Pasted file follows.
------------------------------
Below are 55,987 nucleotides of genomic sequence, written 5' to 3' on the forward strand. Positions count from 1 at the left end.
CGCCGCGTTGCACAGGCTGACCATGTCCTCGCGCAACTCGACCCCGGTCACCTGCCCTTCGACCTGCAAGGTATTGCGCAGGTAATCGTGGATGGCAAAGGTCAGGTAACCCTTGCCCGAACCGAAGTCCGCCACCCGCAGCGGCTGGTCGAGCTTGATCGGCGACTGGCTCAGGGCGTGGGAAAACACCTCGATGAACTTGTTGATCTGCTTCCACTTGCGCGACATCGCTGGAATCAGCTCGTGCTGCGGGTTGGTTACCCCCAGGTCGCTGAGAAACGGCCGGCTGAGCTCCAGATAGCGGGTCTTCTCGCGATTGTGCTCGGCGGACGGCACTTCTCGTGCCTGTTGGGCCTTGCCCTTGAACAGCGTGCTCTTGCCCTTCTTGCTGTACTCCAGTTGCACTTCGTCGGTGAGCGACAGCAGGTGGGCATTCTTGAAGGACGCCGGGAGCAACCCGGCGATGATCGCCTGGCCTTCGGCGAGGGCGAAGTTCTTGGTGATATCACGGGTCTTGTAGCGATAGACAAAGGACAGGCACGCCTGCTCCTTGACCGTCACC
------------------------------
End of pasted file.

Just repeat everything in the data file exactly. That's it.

Below are 55,987 nucleotides of genomic sequence, written 5' to 3' on the forward strand. Positions count from 1 at the left end.
CGCCGCGTTGCACAGGCTGACCATGTCCTCGCGCAACTCGACCCCGGTCACCTGCCCTTCGACCTGCAAGGTATTGCGCAGGTAATCGTGGATGGCAAAGGTCAGGTAACCCTTGCCCGAACCGAAGTCCGCCACCCGCAGCGGCTGGTCGAGCTTGATCGGCGACTGGCTCAGGGCGTGGGAAAACACCTCGATGAACTTGTTGATCTGCTTCCACTTGCGCGACATCGCTGGAATCAGCTCGTGCTGCGGGTTGGTTACCCCCAGGTCGCTGAGAAACGGCCGGCTGAGCTCCAGATAGCGGGTCTTCTCGCGATTGTGCTCGGCGGACGGCACTTCTCGTGCCTGTTGGGCCTTGCCCTTGAACAGCGTGCTCTTGCCCTTCTTGCTGTACTCCAGTTGCACTTCGTCGGTGAGCGACAGCAGGTGGGCATTCTTGAAGGACGCCGGGAGCAACCCGGCGATGATCGCCTGGCCTTCGGCGAGGGCGAAGTTCTTGGTGATATCACGGGTCTTGTAGCGATAGACAAAGGACAGGCACGCCTGCTCCTTGACCGTCACC